I’ve followed with only an exhausted disinterest the “controversy” over Amy Chua’s Battle Hymn of the Tiger Motherover the past few weeks. Having been scolded by readers for daring to express opinions on this blog from my perspective as an American women’s historian about modern discourses on motherhood without revealing myself either as a mother or as a non-mother has tried my patience in the past, and the whole fracas over Chua’s book (which was really about her article in the Wall Street Journal, which was clearly calculated to raise people’s blood pressure and get hits to the website) just seemed so calculated to get people–especially XX-chromosome people–whipped up into a lather as they performed their motherhood superior dances.
Fortunately, Tenured Radical breaks it down and explains it all in two posts, the first about the fact that “Middle Class Child Abuse is Not an Asian Thing,” and the second in which she writes about “How Amy Chua Made Me Think About Feminism” after actually reading Chua’s book! Here’s an excerpt from the second post:
I can also now answer question The Los Angeles Times asked today: “What’s Behind Our Obsessive Amy Chua Disorder?” The answer, I think, is that mothering is more or less a cursed profession that is analogous to being a professional homosexual, which is what I do when I am not being a tenured college professor. As with mothers mothers, people always feel like they must have — nay have a right to have — opinions about homosexuals, regardless of how silly or unwelcome those opinions are. The less people know about real homosexuals, the more they feel like they have to have an opinion about us. . . .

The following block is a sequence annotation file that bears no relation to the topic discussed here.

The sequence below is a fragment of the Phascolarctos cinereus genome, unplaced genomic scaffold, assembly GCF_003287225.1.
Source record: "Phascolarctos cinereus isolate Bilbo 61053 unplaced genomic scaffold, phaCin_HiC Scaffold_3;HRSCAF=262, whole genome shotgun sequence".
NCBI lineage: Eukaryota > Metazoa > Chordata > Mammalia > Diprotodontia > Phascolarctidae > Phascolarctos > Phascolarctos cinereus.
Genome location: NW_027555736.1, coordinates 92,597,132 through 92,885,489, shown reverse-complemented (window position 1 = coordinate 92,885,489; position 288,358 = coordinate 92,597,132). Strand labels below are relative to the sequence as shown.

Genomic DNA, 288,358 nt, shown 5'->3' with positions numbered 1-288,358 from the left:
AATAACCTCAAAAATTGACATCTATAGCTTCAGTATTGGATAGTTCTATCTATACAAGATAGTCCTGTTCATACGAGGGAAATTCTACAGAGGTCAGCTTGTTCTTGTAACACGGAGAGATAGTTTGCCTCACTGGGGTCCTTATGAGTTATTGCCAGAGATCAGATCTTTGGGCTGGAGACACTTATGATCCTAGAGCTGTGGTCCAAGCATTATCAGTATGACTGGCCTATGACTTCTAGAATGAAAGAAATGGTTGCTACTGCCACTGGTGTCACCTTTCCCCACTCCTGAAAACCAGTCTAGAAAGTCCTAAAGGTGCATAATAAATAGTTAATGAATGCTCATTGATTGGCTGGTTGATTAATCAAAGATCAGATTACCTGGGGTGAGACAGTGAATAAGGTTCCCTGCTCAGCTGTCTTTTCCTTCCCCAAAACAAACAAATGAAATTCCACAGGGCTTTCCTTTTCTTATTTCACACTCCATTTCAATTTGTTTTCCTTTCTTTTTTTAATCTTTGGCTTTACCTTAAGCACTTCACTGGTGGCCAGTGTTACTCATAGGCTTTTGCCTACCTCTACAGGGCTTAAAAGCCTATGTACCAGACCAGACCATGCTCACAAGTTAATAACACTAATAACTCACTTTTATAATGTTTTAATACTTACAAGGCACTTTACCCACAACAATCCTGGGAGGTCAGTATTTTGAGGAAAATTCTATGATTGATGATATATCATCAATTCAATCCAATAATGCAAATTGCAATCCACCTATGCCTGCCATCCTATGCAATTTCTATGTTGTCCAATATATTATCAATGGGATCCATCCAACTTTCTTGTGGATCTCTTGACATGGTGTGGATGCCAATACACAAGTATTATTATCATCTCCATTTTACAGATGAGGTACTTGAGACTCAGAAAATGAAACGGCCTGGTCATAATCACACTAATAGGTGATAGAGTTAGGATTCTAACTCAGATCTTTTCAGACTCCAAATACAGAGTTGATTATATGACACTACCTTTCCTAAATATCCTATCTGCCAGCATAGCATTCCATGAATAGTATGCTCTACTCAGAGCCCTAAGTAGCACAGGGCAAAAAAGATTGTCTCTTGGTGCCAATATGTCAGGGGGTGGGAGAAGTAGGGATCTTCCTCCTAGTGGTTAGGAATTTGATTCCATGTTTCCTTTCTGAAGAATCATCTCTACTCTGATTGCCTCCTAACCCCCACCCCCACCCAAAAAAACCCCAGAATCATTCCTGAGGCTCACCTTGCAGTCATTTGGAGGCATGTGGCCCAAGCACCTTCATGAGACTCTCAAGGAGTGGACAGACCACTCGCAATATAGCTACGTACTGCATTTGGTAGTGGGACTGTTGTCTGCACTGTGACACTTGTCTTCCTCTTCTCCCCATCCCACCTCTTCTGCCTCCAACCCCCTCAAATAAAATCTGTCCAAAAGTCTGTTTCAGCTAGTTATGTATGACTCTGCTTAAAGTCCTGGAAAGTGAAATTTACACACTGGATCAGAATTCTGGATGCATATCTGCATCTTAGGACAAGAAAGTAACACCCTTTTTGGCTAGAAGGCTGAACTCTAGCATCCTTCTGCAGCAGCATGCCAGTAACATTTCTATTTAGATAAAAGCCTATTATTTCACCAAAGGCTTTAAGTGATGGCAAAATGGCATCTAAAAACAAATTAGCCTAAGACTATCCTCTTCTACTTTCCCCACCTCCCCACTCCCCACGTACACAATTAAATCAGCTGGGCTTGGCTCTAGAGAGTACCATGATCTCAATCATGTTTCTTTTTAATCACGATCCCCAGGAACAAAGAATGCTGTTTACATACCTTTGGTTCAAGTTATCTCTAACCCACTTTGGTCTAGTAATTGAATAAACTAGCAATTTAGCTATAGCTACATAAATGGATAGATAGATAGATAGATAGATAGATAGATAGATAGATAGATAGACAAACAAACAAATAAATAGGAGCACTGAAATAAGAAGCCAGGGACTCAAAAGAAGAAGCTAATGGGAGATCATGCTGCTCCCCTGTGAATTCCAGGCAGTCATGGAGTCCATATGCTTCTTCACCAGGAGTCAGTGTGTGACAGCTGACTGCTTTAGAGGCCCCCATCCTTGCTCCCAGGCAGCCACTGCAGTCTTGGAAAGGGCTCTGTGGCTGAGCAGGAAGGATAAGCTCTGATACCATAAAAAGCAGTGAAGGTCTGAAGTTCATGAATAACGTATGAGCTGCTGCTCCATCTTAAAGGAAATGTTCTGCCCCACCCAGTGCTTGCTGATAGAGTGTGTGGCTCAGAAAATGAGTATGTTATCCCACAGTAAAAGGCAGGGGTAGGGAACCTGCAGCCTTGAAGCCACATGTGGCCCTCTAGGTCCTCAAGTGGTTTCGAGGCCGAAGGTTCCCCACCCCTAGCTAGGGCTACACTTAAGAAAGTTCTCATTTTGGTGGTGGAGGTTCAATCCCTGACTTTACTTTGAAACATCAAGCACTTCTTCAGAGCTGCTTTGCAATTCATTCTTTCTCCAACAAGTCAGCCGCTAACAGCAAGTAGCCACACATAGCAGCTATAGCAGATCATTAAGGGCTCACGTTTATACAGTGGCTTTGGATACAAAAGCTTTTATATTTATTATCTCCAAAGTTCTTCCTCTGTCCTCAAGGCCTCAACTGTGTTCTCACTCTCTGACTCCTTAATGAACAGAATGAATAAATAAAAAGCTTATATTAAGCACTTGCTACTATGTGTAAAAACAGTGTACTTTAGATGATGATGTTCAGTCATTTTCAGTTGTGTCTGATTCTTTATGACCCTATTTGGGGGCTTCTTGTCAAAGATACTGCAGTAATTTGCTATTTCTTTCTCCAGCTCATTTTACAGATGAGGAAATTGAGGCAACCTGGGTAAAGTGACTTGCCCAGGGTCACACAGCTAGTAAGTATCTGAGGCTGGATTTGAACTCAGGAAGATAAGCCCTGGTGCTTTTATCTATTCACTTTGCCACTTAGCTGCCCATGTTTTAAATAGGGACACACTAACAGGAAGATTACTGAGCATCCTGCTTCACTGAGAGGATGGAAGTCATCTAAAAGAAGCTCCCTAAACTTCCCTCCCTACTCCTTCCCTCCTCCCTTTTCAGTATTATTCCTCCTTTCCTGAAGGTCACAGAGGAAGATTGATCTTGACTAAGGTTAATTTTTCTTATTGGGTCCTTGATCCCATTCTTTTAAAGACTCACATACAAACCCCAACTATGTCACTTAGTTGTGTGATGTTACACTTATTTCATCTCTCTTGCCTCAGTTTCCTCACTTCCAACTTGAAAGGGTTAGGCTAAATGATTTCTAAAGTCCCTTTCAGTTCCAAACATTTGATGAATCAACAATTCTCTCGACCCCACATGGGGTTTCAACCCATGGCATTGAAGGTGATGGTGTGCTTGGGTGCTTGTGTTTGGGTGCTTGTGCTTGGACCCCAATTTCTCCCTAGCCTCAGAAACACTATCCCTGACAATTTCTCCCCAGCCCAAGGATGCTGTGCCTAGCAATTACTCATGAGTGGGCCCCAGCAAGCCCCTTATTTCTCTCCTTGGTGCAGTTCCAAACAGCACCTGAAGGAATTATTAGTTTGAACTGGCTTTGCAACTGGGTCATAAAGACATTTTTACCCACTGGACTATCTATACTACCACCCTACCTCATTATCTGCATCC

. . . . . . . . .
Similarly, from reading Chua and reading about her, I have discovered that there is really a struggle over what constitutes good motherhood which is not likely to make any difference to anyone. I’m not involved in the Mommy Wars: in fact, as I am not a Mommy, I have only heard rumors of them, not experienced them first hand. As I understand it, they revolve around:
- Men who insist on mansplainin’ about what constitutes good mothering;
- Women lecturing other women about what constitutes good mothering;
- Women’s ambivalence about the act of mothering, expressed as hostility towards other mothers;
- Why and when we decided that men ought to be heaped with praise for any or all acts that are similar to mothering.
By the way, don’t miss the comment from “Adjunct Papa,” who wants TR to know how really, really difficult it is to be a daddy, and how he really doesn’t want cookies and cocoa and snuggles and slankets for actually caring for his own children. Really. Even though TR carefully explained that she wasn’t writing about daddies wanting extra credit, when she clearly asked “why and when we [as a culture] decided that men ought to be heaped with praise for any or all acts that are similar to mothering.” (Sniff!)
I will tell you this about my personal life, friends: I am not now, nor have I ever been a father.